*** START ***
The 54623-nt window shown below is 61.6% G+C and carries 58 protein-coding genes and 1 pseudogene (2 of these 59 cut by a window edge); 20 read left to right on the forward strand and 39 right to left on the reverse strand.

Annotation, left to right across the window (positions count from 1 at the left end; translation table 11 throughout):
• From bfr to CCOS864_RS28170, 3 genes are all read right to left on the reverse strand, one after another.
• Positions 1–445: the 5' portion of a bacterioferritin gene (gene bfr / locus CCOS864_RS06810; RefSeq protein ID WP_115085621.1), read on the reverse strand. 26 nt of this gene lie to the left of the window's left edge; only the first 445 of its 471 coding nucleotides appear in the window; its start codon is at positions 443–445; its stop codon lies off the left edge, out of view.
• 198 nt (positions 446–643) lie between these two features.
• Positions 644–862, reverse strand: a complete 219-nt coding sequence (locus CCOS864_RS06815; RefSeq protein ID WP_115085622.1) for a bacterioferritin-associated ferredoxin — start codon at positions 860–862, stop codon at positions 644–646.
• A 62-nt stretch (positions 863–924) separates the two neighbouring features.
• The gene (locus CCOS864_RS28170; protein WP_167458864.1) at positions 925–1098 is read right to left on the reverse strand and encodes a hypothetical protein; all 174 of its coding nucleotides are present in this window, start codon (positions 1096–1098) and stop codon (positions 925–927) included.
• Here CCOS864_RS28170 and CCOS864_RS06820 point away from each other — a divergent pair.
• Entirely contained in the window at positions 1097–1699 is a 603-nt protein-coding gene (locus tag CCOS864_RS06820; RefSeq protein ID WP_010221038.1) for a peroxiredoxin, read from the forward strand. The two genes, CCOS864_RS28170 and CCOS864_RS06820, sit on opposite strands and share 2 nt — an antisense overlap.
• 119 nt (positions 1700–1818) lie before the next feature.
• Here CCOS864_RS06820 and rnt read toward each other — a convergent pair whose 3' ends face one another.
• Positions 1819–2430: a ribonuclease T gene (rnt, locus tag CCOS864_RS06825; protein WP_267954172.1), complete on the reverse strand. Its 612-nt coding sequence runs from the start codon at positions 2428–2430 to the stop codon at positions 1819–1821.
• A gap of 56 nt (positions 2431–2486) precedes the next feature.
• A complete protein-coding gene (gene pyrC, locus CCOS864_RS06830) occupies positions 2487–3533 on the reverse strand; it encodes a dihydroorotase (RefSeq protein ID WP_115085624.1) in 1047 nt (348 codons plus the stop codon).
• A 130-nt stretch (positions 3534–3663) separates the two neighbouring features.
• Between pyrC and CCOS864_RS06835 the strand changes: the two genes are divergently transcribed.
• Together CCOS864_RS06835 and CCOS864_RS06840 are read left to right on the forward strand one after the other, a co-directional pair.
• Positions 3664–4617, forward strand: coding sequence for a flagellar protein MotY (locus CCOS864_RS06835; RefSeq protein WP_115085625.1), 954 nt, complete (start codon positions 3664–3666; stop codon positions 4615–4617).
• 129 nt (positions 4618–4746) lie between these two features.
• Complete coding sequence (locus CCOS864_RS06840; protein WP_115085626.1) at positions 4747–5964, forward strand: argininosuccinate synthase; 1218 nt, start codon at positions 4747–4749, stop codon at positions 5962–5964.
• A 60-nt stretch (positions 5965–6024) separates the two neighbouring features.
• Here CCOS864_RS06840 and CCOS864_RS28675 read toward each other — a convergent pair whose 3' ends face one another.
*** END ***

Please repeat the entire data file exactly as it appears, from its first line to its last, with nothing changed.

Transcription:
The 54623-nt window shown below is 61.6% G+C and carries 58 protein-coding genes and 1 pseudogene (2 of these 59 cut by a window edge); 20 read left to right on the forward strand and 39 right to left on the reverse strand.

Annotation, left to right across the window (positions count from 1 at the left end; translation table 11 throughout):
• From bfr to CCOS864_RS28170, 3 genes are all read right to left on the reverse strand, one after another.
• Positions 1–445: the 5' portion of a bacterioferritin gene (gene bfr / locus CCOS864_RS06810; RefSeq protein ID WP_115085621.1), read on the reverse strand. 26 nt of this gene lie to the left of the window's left edge; only the first 445 of its 471 coding nucleotides appear in the window; its start codon is at positions 443–445; its stop codon lies off the left edge, out of view.
• 198 nt (positions 446–643) lie between these two features.
• Positions 644–862, reverse strand: a complete 219-nt coding sequence (locus CCOS864_RS06815; RefSeq protein ID WP_115085622.1) for a bacterioferritin-associated ferredoxin — start codon at positions 860–862, stop codon at positions 644–646.
• A 62-nt stretch (positions 863–924) separates the two neighbouring features.
• The gene (locus CCOS864_RS28170; protein WP_167458864.1) at positions 925–1098 is read right to left on the reverse strand and encodes a hypothetical protein; all 174 of its coding nucleotides are present in this window, start codon (positions 1096–1098) and stop codon (positions 925–927) included.
• Here CCOS864_RS28170 and CCOS864_RS06820 point away from each other — a divergent pair.
• Entirely contained in the window at positions 1097–1699 is a 603-nt protein-coding gene (locus tag CCOS864_RS06820; RefSeq protein ID WP_010221038.1) for a peroxiredoxin, read from the forward strand. The two genes, CCOS864_RS28170 and CCOS864_RS06820, sit on opposite strands and share 2 nt — an antisense overlap.
• 119 nt (positions 1700–1818) lie before the next feature.
• Here CCOS864_RS06820 and rnt read toward each other — a convergent pair whose 3' ends face one another.
• Positions 1819–2430: a ribonuclease T gene (rnt, locus tag CCOS864_RS06825; protein WP_267954172.1), complete on the reverse strand. Its 612-nt coding sequence runs from the start codon at positions 2428–2430 to the stop codon at positions 1819–1821.
• A gap of 56 nt (positions 2431–2486) precedes the next feature.
• A complete protein-coding gene (gene pyrC, locus CCOS864_RS06830) occupies positions 2487–3533 on the reverse strand; it encodes a dihydroorotase (RefSeq protein ID WP_115085624.1) in 1047 nt (348 codons plus the stop codon).
• A 130-nt stretch (positions 3534–3663) separates the two neighbouring features.
• Between pyrC and CCOS864_RS06835 the strand changes: the two genes are divergently transcribed.
• Together CCOS864_RS06835 and CCOS864_RS06840 are read left to right on the forward strand one after the other, a co-directional pair.
• Positions 3664–4617, forward strand: coding sequence for a flagellar protein MotY (locus CCOS864_RS06835; RefSeq protein WP_115085625.1), 954 nt, complete (start codon positions 3664–3666; stop codon positions 4615–4617).
• 129 nt (positions 4618–4746) lie between these two features.
• Complete coding sequence (locus CCOS864_RS06840; protein WP_115085626.1) at positions 4747–5964, forward strand: argininosuccinate synthase; 1218 nt, start codon at positions 4747–4749, stop codon at positions 5962–5964.
• A 60-nt stretch (positions 5965–6024) separates the two neighbouring features.
• Here CCOS864_RS06840 and CCOS864_RS28675 read toward each other — a convergent pair whose 3' ends face one another.